ONE OF THE BEST GIFTS YOU CAN GIVE TO THE MEN YOU LOVE IS A REMINDER TO BE TESTED FOR PROSTATE CANCER.

Clinical Trials: Everything you Need to Know  | ZERO

Clinical trials are at the forefront of investigating potential treatments for prostate cancer. Doctors develop research studies that rely on volunteers and involve investigating new medicines. They are available to patients of all types and stages of prostate cancer. Below are some frequently asked questions about clinical studies that we receive here at ZERO. 

What is a clinical trial? 

Clinical trials are research studies involving volunteers. Participants are assigned to one or more interventions (or ‘study treatments’). Interventions may include placebo (an inactive treatment) but for  cancer studies, patients will always receive the Standard of Care (the current available treatment) or the  investigational treatment. The goal of clinical trials is to evaluate the effects of those interventions on  health-related biomedical or behavioral outcomes. Clinical trials are completely confidential and can be  instrumental in changing the typical treatment of a disease. Participants are closely monitored throughout  the process. Personal identification information is removed and the data can be used to determine if a study  treatment is safe and effective.  

“Clinical trials are one of the ways in which we advance science, drug development, imaging studies,” Dr. Elisabeth Heath told ZERO. “They don’t just involve drugs; sometimes they’re quality of life surveys, sometimes they’re just getting your opinions, sometimes they’re about certain devices, sometimes they’re on imaging studies. Make sure you ask your physician if you’re eligible for a trial.” 

Where do clinical trials take place? 

Clinical trials are underway all over the country, and even the world. And while there have been some delays due to the pandemic, trials are still enrolling patients today. “When we first as a nation sort of shut down in March due to COVID-19, trials largely shut down as well,” says Dr. Heath. “They took a big hit, but so many of us are still highly committed to making sure that we move forward. There are still plenty of trials that are actively occurring and I’m hopeful that prostate cancer patients give us a chance to listen and learn and figure out which trials are currently available.”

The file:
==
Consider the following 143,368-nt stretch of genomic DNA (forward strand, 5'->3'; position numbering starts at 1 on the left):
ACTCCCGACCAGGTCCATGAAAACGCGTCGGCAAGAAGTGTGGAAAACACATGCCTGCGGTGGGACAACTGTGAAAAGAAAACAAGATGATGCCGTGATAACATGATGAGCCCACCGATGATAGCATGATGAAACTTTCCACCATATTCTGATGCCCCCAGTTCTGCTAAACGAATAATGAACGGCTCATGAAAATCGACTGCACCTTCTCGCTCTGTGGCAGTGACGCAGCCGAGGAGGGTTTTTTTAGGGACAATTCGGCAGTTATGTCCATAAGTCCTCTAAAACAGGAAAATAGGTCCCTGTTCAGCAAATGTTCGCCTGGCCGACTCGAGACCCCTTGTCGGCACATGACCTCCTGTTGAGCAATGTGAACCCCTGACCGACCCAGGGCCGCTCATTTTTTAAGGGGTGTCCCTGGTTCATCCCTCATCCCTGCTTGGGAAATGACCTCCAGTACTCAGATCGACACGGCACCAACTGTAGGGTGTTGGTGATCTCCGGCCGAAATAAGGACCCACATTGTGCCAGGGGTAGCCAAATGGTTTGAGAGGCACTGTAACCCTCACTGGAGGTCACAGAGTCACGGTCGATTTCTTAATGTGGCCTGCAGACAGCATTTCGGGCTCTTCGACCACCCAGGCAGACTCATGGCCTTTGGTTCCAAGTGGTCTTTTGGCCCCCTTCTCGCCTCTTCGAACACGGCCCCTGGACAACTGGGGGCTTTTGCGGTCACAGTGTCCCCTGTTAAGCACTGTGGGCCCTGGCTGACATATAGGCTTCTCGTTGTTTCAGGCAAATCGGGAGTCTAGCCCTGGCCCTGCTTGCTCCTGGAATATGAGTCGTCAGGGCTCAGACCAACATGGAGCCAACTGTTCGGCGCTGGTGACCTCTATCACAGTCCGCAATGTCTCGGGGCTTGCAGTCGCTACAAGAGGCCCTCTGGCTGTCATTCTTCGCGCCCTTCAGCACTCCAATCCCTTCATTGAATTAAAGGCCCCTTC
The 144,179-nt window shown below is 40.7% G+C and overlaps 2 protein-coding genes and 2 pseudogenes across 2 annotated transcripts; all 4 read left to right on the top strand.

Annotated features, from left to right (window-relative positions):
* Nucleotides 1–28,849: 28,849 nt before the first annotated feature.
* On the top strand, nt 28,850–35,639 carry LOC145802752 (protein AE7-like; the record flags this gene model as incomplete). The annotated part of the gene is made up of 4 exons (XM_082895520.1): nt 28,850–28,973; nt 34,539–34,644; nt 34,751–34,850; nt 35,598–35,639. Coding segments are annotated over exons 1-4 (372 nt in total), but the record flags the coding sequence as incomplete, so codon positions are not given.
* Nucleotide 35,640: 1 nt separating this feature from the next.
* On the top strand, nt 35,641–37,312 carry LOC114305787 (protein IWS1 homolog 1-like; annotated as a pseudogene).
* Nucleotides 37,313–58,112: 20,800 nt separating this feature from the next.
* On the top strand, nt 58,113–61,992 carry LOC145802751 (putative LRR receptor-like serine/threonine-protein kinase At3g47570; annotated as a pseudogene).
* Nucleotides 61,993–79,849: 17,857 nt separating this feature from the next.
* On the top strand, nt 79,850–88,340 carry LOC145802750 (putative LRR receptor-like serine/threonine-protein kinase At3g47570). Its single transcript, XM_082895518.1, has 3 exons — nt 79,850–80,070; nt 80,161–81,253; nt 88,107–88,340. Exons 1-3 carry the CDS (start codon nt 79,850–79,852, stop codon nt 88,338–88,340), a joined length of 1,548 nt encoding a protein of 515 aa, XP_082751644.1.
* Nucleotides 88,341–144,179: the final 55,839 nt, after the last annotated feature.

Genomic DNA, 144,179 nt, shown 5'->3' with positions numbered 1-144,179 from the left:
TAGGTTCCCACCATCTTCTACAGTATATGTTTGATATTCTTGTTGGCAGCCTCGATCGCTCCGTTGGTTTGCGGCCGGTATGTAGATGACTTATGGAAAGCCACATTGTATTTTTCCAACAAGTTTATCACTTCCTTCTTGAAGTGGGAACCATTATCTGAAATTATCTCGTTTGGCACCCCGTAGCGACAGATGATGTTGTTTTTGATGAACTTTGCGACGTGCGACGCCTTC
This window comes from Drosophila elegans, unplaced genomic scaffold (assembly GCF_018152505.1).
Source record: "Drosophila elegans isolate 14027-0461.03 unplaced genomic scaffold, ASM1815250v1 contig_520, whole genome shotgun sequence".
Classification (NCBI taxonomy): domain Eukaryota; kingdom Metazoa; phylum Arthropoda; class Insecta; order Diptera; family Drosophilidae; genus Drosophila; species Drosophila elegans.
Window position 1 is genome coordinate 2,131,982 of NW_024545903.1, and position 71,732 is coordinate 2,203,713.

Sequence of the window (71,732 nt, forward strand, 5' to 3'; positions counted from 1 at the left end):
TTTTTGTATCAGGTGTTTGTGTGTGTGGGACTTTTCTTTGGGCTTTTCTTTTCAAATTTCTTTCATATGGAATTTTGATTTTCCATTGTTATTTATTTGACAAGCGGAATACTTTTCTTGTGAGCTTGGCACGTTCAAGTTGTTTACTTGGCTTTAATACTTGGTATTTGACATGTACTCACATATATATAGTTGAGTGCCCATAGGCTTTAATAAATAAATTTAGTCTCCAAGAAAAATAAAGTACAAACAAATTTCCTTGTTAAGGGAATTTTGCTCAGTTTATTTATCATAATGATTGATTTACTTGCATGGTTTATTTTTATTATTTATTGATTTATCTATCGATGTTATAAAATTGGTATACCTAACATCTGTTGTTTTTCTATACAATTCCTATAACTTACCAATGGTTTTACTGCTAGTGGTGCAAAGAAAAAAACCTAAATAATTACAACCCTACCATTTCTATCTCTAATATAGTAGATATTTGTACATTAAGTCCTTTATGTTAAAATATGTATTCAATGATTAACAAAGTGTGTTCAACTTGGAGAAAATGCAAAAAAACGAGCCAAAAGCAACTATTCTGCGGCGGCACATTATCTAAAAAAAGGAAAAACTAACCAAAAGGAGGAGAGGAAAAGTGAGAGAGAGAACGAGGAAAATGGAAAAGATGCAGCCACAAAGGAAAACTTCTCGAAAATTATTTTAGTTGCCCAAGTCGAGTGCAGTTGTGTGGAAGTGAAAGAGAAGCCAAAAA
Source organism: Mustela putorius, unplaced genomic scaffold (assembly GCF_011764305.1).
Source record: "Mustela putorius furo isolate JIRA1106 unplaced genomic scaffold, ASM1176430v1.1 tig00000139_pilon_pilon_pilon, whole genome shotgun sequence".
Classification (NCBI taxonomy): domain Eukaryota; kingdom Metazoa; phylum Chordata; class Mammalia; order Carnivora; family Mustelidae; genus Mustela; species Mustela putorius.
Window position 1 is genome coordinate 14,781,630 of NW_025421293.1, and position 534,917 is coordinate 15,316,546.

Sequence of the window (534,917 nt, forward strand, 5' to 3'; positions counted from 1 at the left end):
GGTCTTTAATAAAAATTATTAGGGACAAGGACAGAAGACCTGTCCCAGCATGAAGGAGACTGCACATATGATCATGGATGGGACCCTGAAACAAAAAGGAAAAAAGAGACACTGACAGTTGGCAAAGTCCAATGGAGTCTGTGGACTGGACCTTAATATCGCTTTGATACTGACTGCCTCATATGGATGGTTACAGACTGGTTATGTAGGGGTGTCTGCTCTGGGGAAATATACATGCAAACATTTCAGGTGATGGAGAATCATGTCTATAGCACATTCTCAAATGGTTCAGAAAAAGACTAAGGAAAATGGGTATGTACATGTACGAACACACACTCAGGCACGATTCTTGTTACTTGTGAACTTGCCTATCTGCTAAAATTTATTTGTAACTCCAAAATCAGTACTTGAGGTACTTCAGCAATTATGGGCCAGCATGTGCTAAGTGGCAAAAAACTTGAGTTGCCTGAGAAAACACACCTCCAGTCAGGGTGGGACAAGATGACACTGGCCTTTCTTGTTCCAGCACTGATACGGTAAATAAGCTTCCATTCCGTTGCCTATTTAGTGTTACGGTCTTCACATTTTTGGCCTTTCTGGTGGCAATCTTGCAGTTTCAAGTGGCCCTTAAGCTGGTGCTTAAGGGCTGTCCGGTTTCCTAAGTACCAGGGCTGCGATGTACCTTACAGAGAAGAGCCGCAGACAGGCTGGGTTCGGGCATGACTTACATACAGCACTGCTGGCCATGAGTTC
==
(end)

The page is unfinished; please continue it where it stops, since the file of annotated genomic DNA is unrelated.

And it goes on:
What are the benefits of volunteering for a trial? 

Participants in a clinical trial often have access to investigational assets not yet approved and available to the general public. As part of the trial protocol, all participants are closely monitored throughout the trial. By assisting researchers in their development of potential treatments, participants can positively affect the lives of patients who come after them. Participants may also learn about different support groups and other resources. 

Who can participate in a clinical trial? 

Every clinical trial has its own criteria for participation. These could range from age, gender, stage of disease, previous treatment history, and other conditions. Study participants are volunteers and have the right to stop participating in a trial at any time. 

How can I participate? 

Ask your doctor if a clinical trial may be right for you. Deciding to participate in a clinical trial for prostate cancer treatment is a personal decision that every patient must make for himself.

For more information on clinical trials, visit www.zerocancer.org/clinicaltrials or search for clinical trials at www.clinicaltrials.gov




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